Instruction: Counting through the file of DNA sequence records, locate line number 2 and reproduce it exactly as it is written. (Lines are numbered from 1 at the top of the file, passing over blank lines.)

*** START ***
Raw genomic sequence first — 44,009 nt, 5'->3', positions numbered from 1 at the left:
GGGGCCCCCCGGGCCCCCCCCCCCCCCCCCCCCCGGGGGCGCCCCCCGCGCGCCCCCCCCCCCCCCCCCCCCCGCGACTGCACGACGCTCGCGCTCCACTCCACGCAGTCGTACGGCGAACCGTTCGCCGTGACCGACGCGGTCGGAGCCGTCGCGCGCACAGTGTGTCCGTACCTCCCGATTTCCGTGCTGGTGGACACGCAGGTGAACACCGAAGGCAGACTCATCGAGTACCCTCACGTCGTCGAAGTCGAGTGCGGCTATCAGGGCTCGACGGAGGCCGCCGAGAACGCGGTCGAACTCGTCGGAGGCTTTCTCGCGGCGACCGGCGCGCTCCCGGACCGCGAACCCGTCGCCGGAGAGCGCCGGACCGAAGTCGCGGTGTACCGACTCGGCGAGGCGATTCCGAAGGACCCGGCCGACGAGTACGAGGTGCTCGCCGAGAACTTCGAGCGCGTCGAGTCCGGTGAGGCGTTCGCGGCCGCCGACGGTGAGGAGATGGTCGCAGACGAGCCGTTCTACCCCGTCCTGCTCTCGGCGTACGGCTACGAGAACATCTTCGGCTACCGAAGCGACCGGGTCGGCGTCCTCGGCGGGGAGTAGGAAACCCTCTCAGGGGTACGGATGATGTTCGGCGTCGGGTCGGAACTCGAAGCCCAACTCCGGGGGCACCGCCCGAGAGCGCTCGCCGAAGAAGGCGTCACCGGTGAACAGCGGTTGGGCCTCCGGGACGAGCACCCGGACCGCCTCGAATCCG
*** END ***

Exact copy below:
GGGGCCCCCCGGGCCCCCCCCCCCCCCCCCCCCCGGGGGCGCCCCCCGCGCGCCCCCCCCCCCCCCCCCCCCCGCGACTGCACGACGCTCGCGCTCCACTCCACGCAGTCGTACGGCGAACCGTTCGCCGTGACCGACGCGGTCGGAGCCGTCGCGCGCACAGTGTGTCCGTACCTCCCGATTTCCGTGCTGGTGGACACGCAGGTGAACACCGAAGGCAGACTCATCGAGTACCCTCACGTCGTCGAAGTCGAGTGCGGCTATCAGGGCTCGACGGAGGCCGCCGAGAACGCGGTCGAACTCGTCGGAGGCTTTCTCGCGGCGACCGGCGCGCTCCCGGACCGCGAACCCGTCGCCGGAGAGCGCCGGACCGAAGTCGCGGTGTACCGACTCGGCGAGGCGATTCCGAAGGACCCGGCCGACGAGTACGAGGTGCTCGCCGAGAACTTCGAGCGCGTCGAGTCCGGTGAGGCGTTCGCGGCCGCCGACGGTGAGGAGATGGTCGCAGACGAGCCGTTCTACCCCGTCCTGCTCTCGGCGTACGGCTACGAGAACATCTTCGGCTACCGAAGCGACCGGGTCGGCGTCCTCGGCGGGGAGTAGGAAACCCTCTCAGGGGTACGGATGATGTTCGGCGTCGGGTCGGAACTCGAAGCCCAACTCCGGGGGCACCGCCCGAGAGCGCTCGCCGAAGAAGGCGTCACCGGTGAACAGCGGTTGGGCCTCCGGGACGAGCACCCGGACCGCCTCGAATCCG